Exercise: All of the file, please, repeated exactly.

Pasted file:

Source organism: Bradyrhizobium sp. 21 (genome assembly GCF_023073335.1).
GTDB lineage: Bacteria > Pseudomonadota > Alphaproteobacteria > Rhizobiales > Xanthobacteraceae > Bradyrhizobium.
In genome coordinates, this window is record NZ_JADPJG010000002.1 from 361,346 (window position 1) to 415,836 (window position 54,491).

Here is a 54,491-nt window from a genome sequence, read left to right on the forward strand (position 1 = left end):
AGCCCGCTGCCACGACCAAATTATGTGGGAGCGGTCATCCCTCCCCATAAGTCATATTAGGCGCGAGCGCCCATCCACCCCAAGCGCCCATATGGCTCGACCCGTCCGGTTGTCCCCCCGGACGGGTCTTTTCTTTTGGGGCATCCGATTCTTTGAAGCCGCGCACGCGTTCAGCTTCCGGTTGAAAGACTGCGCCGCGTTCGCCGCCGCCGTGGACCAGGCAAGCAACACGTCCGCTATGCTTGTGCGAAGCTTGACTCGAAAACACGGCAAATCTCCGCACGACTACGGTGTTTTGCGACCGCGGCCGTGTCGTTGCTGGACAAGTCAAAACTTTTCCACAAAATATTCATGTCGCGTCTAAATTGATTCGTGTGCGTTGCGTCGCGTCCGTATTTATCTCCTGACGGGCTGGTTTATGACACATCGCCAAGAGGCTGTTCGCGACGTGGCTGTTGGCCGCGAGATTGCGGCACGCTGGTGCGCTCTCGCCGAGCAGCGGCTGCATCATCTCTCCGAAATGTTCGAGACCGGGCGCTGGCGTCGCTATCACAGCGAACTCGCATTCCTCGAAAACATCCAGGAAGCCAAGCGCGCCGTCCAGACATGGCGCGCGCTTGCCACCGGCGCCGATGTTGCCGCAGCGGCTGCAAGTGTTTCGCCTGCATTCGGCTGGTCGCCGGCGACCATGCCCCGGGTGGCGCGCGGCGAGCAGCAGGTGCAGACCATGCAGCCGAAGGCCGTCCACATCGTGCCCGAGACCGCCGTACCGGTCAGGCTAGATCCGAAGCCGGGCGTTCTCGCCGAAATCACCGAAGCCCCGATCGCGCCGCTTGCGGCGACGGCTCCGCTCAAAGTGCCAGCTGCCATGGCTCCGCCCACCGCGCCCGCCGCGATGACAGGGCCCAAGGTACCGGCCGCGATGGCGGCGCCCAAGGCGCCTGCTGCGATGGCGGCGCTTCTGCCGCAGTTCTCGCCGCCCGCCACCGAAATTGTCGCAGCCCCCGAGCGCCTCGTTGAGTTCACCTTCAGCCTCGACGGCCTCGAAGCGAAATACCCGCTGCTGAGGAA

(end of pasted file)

Source organism: Bradyrhizobium sp. 21 (genome assembly GCF_023073335.1).
GTDB lineage: Bacteria > Pseudomonadota > Alphaproteobacteria > Rhizobiales > Xanthobacteraceae > Bradyrhizobium.
In genome coordinates, this window is record NZ_JADPJG010000002.1 from 361,346 (window position 1) to 415,836 (window position 54,491).

Here is a 54,491-nt window from a genome sequence, read left to right on the forward strand (position 1 = left end):
AGCCCGCTGCCACGACCAAATTATGTGGGAGCGGTCATCCCTCCCCATAAGTCATATTAGGCGCGAGCGCCCATCCACCCCAAGCGCCCATATGGCTCGACCCGTCCGGTTGTCCCCCCGGACGGGTCTTTTCTTTTGGGGCATCCGATTCTTTGAAGCCGCGCACGCGTTCAGCTTCCGGTTGAAAGACTGCGCCGCGTTCGCCGCCGCCGTGGACCAGGCAAGCAACACGTCCGCTATGCTTGTGCGAAGCTTGACTCGAAAACACGGCAAATCTCCGCACGACTACGGTGTTTTGCGACCGCGGCCGTGTCGTTGCTGGACAAGTCAAAACTTTTCCACAAAATATTCATGTCGCGTCTAAATTGATTCGTGTGCGTTGCGTCGCGTCCGTATTTATCTCCTGACGGGCTGGTTTATGACACATCGCCAAGAGGCTGTTCGCGACGTGGCTGTTGGCCGCGAGATTGCGGCACGCTGGTGCGCTCTCGCCGAGCAGCGGCTGCATCATCTCTCCGAAATGTTCGAGACCGGGCGCTGGCGTCGCTATCACAGCGAACTCGCATTCCTCGAAAACATCCAGGAAGCCAAGCGCGCCGTCCAGACATGGCGCGCGCTTGCCACCGGCGCCGATGTTGCCGCAGCGGCTGCAAGTGTTTCGCCTGCATTCGGCTGGTCGCCGGCGACCATGCCCCGGGTGGCGCGCGGCGAGCAGCAGGTGCAGACCATGCAGCCGAAGGCCGTCCACATCGTGCCCGAGACCGCCGTACCGGTCAGGCTAGATCCGAAGCCGGGCGTTCTCGCCGAAATCACCGAAGCCCCGATCGCGCCGCTTGCGGCGACGGCTCCGCTCAAAGTGCCAGCTGCCATGGCTCCGCCCACCGCGCCCGCCGCGATGACAGGGCCCAAGGTACCGGCCGCGATGGCGGCGCCCAAGGCGCCTGCTGCGATGGCGGCGCTTCTGCCGCAGTTCTCGCCGCCCGCCACCGAAATTGTCGCAGCCCCCGAGCGCCTCGTTGAGTTCACCTTCAGCCTCGACGGCCTCGAAGCGAAATACCCGCTGCTGAGGAA